MS: Like, not like that. Run by punk kids for punk kids, you know, and it was really a hundred percent that way. And everyone did the work. We did the security and we wouldn’t let anybody, you know, that membership card was a way of being able to have people be part of the community and kick people out. You know? So if someone started a fight, we get, this is the reason to throw them out. It’s not like, okay, stop fighting. Let the show go on. We just kicked people out. And you know, we had to do our own security and again, skinheads. This was now becoming suburban skinheads that were more Nazi, racist, white kids. And they’d come to the thing and we’d have huge confrontations with them. Cause if someone started shit, all the bands had to stop. Music was secondary. The community was first and a bunch of scrawny, little punk kids were confronting these, you know, fucking skinheads. They just always are just what they are, you know, and, but we push them out is almost like this, just a blockade. They couldn’t come in and we’d just stand there until they leave. And then a bunch of bad stuff happened when they started beating people outside. But that was one amazing thing where kids just stopped. Cause I came from Southern California that never happened. They were just crazy fights all the time, but this, everyone came together and pushed people out and block the entryway. You know, that’s another huge thing again, that was the community coming together, you know?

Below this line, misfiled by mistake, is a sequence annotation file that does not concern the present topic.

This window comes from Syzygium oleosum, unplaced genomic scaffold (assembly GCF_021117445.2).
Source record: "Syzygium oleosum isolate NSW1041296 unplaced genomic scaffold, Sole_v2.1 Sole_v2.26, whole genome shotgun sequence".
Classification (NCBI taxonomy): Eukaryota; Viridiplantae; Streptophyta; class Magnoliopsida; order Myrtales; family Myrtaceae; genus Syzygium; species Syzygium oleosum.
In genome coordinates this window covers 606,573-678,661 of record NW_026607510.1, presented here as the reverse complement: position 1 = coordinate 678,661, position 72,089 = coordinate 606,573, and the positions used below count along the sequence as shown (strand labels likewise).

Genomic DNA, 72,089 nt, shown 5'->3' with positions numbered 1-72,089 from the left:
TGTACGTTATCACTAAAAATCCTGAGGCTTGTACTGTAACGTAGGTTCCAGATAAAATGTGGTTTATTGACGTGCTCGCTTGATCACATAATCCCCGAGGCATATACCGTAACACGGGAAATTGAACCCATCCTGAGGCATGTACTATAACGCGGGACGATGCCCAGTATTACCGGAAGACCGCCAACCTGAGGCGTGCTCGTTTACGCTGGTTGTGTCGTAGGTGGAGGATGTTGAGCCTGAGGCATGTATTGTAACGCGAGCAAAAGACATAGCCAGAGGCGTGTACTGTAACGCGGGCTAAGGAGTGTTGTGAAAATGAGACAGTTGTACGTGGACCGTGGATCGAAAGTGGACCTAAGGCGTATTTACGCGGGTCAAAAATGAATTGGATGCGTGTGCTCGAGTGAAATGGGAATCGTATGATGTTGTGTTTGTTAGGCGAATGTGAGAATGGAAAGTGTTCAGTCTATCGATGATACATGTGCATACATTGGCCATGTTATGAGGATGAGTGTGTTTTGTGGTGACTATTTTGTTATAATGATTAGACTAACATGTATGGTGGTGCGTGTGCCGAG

BH: And then you kind of have out of that scene, the whole, you know, ’90s East Bay punk that really became synonymous with. Yeah, the punk breaking through in ’94 was big around that time, Turn It Around, another key comp album came, which featured a lot of the East Bay punk scenes. I was wondering if we could play the Op Ivy. So this was a song from Operation Ivy, which was one of the key bands from that era.